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Microsoft buying Activision: What it means for PlayStation owners, other Call of Duty fans

USATODAY - Tech Top Stories

If you own a PlayStation, how worried should you be the company behind the rival Xbox could soon own one of the industry's biggest games? Microsoft's announcement Tuesday that it planned to buy Activision Blizzard – the video game publisher behind Call of Duty, World of Warcraft and other flagship franchises – stirred some concerns on social media over whether Call of Duty would remain on PlayStation platforms if the deal is cleared. The deal, which is expected to close no later than June 2023, would give the tech giant another trove of video game properties to bolster the Xbox as well as its Game Pass subscription service. The announced deal comes two months after reports surfaced Microsoft was evaluating its relationship with Activision Blizzard following allegations its CEO, Bobby Kotick, knew for years about sexual misconduct claims at the company. And as gamers pondered, it could also deliver a significant setback to PlayStation maker Sony if the acquisition is approved. It's a far cry from 2015 when Andrew House, then the president and CEO of Sony Computer Entertainment, revealed a deal with Activision to deliver early access to Call of Duty content with the launch of hit title "Call of Duty: Black Ops III." "PlayStation is the new home of Call of Duty," House proclaimed during a press event at the Electronic Entertainment Expo in 2015.


Microsoft Buying Activision Blizzard Might Be Good For Gamers, But Bad for Developers

TIME - Tech

On Tuesday tech giant Microsoft announced its proposed purchase of gaming company Activision Blizzard for nearly $69 billion. The deal would grant Microsoft ownership over globally recognized franchises like Call of Duty, World of Warcraft, and Candy Crush, to name a few. It also creates a new division in the company, Microsoft Gaming, to be led by the company's head of its Xbox division, Phil Spencer. For Activision Blizzard, this couldn't have come at a better time. The company, run by CEO Bobby Kotick since 1991, has been the subject of scrutiny and lawsuits based on numerous allegations of discrimination, sexual harassment, and a toxic workplace culture at the company.


Microsoft to buy Activision Blizzard in $69BN metaverse bet

Al Jazeera

Microsoft Corp. agreed to buy Activision Blizzard Inc. in a $68.7 billion deal, uniting two of the biggest forces in video games to create the world's third-biggest gaming company. In its largest purchase ever, Microsoft will pay $95 a share in cash for one of the most legendary gaming publishers, known for titles like Call of Duty and World of Warcraft but which is also grappling with a cultural upheaval over its treatment of women. Activision Chief Executive Officer Bobby Kotick will continue to serve in that role only until the deal closes, a person familiar with the deal said. It's unclear what position, if any, he would take afterward. Once the transaction is completed, the Activision Blizzard business will report to Phil Spencer, who was promoted along with the deal to CEO of Microsoft Gaming.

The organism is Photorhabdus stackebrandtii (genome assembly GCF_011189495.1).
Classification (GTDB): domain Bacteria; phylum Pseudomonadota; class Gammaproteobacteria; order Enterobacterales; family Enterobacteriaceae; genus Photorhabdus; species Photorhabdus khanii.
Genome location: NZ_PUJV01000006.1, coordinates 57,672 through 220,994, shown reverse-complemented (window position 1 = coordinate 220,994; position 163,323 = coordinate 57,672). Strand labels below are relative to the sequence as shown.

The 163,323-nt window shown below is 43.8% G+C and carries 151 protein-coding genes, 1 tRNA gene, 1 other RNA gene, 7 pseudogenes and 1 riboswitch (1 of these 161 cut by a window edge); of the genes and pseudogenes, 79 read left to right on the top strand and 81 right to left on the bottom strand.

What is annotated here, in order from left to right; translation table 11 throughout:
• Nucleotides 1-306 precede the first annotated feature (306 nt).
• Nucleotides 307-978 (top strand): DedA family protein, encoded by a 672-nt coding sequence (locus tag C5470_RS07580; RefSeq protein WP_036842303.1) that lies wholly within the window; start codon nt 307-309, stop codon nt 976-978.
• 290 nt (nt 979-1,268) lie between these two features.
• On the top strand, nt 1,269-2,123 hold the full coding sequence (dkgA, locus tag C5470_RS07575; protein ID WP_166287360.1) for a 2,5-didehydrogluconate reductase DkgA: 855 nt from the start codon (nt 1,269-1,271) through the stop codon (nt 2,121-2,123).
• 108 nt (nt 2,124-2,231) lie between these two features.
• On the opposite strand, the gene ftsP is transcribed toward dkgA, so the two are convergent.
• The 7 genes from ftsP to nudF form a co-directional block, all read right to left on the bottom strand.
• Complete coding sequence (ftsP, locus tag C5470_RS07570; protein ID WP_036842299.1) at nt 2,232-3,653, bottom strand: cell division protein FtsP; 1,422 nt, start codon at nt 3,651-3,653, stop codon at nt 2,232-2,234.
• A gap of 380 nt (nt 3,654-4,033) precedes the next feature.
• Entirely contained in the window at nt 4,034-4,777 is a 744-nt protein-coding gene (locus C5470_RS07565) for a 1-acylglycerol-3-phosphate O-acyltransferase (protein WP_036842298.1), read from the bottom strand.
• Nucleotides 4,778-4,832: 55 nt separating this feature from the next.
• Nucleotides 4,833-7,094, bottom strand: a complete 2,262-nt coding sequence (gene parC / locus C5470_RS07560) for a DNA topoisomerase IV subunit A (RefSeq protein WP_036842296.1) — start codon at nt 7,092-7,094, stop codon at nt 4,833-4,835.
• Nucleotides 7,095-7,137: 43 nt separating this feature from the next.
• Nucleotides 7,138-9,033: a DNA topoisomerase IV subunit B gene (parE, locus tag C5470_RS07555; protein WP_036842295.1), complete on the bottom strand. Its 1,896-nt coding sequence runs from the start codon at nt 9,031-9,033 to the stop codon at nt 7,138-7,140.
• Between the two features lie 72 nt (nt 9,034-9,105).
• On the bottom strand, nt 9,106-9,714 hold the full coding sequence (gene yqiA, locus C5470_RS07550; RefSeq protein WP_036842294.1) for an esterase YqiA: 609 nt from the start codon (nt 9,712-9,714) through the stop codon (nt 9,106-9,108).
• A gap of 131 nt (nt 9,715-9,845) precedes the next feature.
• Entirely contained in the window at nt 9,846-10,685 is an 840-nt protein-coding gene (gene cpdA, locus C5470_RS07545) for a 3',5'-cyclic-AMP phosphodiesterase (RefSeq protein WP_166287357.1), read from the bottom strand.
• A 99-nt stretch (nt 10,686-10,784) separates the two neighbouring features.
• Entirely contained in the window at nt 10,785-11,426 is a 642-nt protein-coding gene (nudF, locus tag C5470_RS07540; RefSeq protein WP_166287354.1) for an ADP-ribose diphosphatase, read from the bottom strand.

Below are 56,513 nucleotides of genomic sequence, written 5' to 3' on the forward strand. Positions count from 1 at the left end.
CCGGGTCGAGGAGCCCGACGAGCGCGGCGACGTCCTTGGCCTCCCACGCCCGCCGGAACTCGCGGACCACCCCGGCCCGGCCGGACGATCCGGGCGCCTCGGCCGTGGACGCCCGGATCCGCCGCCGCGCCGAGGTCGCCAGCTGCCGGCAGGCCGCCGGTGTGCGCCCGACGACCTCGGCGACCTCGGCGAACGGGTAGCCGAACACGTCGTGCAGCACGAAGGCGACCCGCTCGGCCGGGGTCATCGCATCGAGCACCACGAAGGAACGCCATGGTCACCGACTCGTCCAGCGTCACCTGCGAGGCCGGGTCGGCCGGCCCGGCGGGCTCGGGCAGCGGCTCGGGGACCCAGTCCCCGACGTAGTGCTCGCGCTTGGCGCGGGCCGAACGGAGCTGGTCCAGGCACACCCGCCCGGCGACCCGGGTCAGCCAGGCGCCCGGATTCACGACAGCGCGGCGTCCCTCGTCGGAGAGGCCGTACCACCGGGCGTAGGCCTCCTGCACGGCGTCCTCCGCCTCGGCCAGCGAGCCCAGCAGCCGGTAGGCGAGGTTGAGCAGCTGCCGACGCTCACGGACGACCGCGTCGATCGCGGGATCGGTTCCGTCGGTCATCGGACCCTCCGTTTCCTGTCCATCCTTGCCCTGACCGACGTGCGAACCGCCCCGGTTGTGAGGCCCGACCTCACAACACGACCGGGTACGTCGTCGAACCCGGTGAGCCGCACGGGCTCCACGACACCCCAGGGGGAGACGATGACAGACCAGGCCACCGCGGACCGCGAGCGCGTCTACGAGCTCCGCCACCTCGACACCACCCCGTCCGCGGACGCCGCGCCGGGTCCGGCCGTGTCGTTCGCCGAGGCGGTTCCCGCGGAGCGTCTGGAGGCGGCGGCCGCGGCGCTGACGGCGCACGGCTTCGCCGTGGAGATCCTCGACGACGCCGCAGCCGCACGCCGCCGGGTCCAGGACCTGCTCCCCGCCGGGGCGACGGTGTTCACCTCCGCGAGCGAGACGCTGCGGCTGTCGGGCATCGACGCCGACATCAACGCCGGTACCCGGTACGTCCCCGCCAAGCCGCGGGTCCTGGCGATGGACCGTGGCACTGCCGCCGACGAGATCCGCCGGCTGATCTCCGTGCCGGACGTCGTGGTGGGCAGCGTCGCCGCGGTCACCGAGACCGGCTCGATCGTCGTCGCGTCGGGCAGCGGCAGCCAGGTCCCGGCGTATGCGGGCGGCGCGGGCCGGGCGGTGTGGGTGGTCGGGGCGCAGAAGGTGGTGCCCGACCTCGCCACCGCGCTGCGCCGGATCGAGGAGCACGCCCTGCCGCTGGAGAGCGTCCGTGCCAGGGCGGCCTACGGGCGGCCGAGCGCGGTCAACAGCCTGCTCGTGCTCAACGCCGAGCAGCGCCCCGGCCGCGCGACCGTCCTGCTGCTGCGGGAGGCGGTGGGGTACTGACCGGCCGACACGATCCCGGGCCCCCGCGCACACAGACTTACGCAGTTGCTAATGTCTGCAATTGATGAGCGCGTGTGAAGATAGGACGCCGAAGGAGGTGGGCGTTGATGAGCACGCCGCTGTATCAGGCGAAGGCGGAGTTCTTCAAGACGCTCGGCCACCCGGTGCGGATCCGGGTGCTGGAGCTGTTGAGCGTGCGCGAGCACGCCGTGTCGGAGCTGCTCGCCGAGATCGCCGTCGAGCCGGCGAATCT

Monopoly money: is Microsoft's acquisition of Activision Blizzard good for gaming?

The Guardian

In 2014, Microsoft bought Minecraft's developer Mojang for what seemed, at the time, an eye-popping figure: $2.5bn (£1.8bn). It was the first in a series of bullish video-game studio acquisitions by the tech giant, whose games division has been led by executive Phil Spencer, a long-time advocate for video games within Microsoft and the wider business world, for the past eight years. More studios followed, for undisclosed amounts: beloved Californian comedy-game artists Double Fine, UK studio Ninja Theory, RPG specialists Obsidian Entertainment. It seemed that under Spencer's leadership, Microsoft was cementing its commitment to the Xbox console and the video-games business by investing in what makes games great: the people who make them. Then came 2020's deal to acquire Zenimax (and with it Bethesda), for a properly astonishing $7.5bn.


The Morning After: Microsoft is spending $68.7 billion on the makers of 'Overwatch' and 'Call of Duty'

Engadget

Microsoft's been buying up studios for the last couple of years, adding notable developers and game series to the Xbox, righting the wrongs of previous generations of the company's console -- namely the lack of exclusive games. And while the purchase of Bethesda last year seemed the biggest deal made in modern gaming, Microsoft picking up Activision Blizzard blows it out of the water. There's been a mixed response, however. First off, the studio is mired in multiple investigations into allegations of sexual harassment and gender discrimination at the company, with calls for CEO Bobby Kotick to step down. Further, as Senior Editor Jessica Conditt lays out, this puts an incredible amount of industry power -- and titles -- in the hands of one gaming platform.